"In The Green Isle of the Great Deep", Gunn continues the adventures of the two protagonists from his 1942 novel "Young Art and Old Hector". The unlikely friends, representing the extremes of age and youth, are out on an undercover poaching trip when they become swept up in the currents of a salmon pool. When they awaken they have been transported ...
"In The Green Isle of the Great Deep", Gunn continues the adventures of the two protagonists from his 1942 novel "Young Art and Old Hector". The unlikely friends, representing the extremes of age and youth, are out on an undercover poaching trip when they become swept up in the currents of a salmon pool. When they awaken they have been transported from the Highlands of our world to an alternative Highland universe: a beautiful, fertile land called the Green Isle. Despite the abundance of the land, and the trees dripping with fruit, the population are subdued and miserable, ruled over by a strict upper class and forbidden to touch the fruit. Young Art, however, is not so easily controlled and his actions begin a chain of events which will change the Green Isle forever. Gunn draws many parallels in this tale, from the biblical references to Eden and the Tree of Knowledge, to contemporary commentary on the Nazi situation in 1940s Europe. Told fully in Highland dialect, 'The Green Isle of the Great Deep" is a both a wonderful Scottish parable and a warning of the dangers of power and its abuse.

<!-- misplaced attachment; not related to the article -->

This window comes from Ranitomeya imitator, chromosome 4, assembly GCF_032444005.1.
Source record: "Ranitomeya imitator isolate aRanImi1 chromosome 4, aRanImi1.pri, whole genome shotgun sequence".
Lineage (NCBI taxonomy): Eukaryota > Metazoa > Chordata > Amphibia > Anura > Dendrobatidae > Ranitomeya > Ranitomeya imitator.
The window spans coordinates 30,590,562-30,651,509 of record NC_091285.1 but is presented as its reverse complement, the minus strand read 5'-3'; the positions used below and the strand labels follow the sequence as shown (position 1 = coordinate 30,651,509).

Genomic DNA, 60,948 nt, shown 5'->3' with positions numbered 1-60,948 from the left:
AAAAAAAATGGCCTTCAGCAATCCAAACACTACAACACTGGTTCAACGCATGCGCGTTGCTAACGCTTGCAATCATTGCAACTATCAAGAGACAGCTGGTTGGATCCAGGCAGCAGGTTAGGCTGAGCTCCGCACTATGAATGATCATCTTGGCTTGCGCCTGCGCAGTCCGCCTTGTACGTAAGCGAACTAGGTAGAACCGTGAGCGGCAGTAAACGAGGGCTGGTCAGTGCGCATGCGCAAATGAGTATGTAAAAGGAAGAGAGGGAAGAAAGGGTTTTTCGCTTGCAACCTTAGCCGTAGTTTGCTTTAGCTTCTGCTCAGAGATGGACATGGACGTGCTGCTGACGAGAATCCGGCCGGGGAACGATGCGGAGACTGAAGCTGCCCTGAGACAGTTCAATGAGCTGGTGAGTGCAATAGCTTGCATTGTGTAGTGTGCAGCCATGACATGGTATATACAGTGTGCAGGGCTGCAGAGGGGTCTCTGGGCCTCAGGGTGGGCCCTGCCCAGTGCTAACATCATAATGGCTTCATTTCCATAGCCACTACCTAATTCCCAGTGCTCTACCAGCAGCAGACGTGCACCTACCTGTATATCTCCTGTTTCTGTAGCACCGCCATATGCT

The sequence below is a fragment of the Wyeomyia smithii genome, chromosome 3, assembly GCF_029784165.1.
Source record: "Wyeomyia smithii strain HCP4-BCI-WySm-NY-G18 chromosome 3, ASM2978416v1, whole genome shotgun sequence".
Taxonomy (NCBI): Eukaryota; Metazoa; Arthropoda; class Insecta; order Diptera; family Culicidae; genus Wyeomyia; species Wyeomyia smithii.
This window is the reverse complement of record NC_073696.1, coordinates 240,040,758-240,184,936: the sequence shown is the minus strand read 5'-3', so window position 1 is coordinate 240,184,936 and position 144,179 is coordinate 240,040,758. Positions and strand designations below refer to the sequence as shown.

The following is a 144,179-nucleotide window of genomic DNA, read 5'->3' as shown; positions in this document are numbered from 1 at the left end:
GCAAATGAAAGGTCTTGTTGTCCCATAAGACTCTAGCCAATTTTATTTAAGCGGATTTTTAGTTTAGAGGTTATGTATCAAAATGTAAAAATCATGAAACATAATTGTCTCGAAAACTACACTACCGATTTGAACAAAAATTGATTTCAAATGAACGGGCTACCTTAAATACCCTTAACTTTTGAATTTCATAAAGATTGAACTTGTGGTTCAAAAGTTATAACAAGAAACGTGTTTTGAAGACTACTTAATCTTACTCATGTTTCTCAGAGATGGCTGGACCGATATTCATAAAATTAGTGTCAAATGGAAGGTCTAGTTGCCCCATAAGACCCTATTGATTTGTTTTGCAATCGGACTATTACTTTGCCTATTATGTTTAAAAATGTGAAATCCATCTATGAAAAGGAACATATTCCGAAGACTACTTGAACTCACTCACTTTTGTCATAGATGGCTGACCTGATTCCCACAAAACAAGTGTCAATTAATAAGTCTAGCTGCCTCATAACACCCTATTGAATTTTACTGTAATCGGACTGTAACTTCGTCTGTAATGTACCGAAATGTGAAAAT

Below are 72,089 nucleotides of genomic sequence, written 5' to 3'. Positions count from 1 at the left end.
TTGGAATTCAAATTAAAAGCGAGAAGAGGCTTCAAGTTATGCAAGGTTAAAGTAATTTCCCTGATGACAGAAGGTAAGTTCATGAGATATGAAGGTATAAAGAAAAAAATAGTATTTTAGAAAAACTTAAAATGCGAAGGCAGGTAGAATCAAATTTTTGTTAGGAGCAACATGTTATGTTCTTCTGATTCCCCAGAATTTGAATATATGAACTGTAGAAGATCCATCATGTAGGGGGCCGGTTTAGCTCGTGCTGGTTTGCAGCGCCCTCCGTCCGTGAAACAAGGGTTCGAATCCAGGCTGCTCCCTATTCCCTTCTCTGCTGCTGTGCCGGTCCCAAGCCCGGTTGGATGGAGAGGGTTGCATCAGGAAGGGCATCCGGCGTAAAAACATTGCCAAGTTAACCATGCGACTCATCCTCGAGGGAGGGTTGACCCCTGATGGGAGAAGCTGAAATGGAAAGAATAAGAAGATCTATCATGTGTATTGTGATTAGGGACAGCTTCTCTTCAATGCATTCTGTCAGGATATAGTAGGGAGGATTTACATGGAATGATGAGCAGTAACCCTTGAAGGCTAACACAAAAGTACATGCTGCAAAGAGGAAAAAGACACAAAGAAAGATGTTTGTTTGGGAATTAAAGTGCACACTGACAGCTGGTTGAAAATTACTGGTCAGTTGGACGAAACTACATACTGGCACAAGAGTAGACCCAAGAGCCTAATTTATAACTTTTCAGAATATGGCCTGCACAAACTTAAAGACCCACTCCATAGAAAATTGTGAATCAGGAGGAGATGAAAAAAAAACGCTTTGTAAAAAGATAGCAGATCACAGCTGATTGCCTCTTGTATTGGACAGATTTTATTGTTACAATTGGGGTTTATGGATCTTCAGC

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Publishers Weekly, 1995-03-20 Limned in a gnarly, homespun Scots dialect, Gunn's earnest parable again features the two eponymous characters of Young Art and Old Hector, whose companionship illustrates the best aspects of youth and age. During WWII, eight-year-old Art and his octogenarian friend Hector have an adventure that allows Gunn to ponder the question of how God could allow the Nazis to inflict the horrible atrocity of mind control. Embarked on a slightly illegal fishing excursion, the poachers fall into the depth of the Hazel Pool and regain consciousness in a wonderfully fertile land called The Green Isle. Though the trees in the orchards are laden with apples, grapes and oranges, the subdued and obedient inhabitants are forbidden to eat the fruit because it is poison. This distorted version of Paradise is controlled by a hierarchy ensconced at The Seat on the Rock. Refusing to be enslaved by the system, Art defiantly takes some fruit, a metaphor for the truth, but he is subject to instant retribution. His name a clear portent, Art thus becomes a symbol of artistic freedom, ``the living poem and the eternal legend.'' The late Gunn (1891-1973) doggedly presses home his warning message about the abuses of knowledge and power, but, despite its passages of lyrical description, the narrative lacks the subtlety and grace characteristic of his earlier work. (c) Copyright PWxyz, LLC. All rights reserved
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